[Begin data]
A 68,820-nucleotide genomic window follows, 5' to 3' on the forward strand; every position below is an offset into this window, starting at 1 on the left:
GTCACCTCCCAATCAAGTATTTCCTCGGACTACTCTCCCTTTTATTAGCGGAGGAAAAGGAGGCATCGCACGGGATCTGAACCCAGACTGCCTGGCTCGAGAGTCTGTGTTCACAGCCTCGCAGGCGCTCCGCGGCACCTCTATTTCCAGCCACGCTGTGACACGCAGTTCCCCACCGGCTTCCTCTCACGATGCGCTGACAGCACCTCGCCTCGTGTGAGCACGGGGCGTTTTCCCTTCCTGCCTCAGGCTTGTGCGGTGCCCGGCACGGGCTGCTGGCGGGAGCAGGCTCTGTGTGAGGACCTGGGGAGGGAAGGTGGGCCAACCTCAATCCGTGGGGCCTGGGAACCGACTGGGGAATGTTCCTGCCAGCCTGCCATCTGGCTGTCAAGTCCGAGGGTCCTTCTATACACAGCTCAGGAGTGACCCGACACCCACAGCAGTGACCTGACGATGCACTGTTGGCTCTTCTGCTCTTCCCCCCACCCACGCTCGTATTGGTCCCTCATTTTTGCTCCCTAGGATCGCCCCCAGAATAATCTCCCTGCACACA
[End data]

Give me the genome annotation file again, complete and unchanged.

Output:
A 68,820-nucleotide genomic window follows, 5' to 3' on the forward strand; every position below is an offset into this window, starting at 1 on the left:
GTCACCTCCCAATCAAGTATTTCCTCGGACTACTCTCCCTTTTATTAGCGGAGGAAAAGGAGGCATCGCACGGGATCTGAACCCAGACTGCCTGGCTCGAGAGTCTGTGTTCACAGCCTCGCAGGCGCTCCGCGGCACCTCTATTTCCAGCCACGCTGTGACACGCAGTTCCCCACCGGCTTCCTCTCACGATGCGCTGACAGCACCTCGCCTCGTGTGAGCACGGGGCGTTTTCCCTTCCTGCCTCAGGCTTGTGCGGTGCCCGGCACGGGCTGCTGGCGGGAGCAGGCTCTGTGTGAGGACCTGGGGAGGGAAGGTGGGCCAACCTCAATCCGTGGGGCCTGGGAACCGACTGGGGAATGTTCCTGCCAGCCTGCCATCTGGCTGTCAAGTCCGAGGGTCCTTCTATACACAGCTCAGGAGTGACCCGACACCCACAGCAGTGACCTGACGATGCACTGTTGGCTCTTCTGCTCTTCCCCCCACCCACGCTCGTATTGGTCCCTCATTTTTGCTCCCTAGGATCGCCCCCAGAATAATCTCCCTGCACACA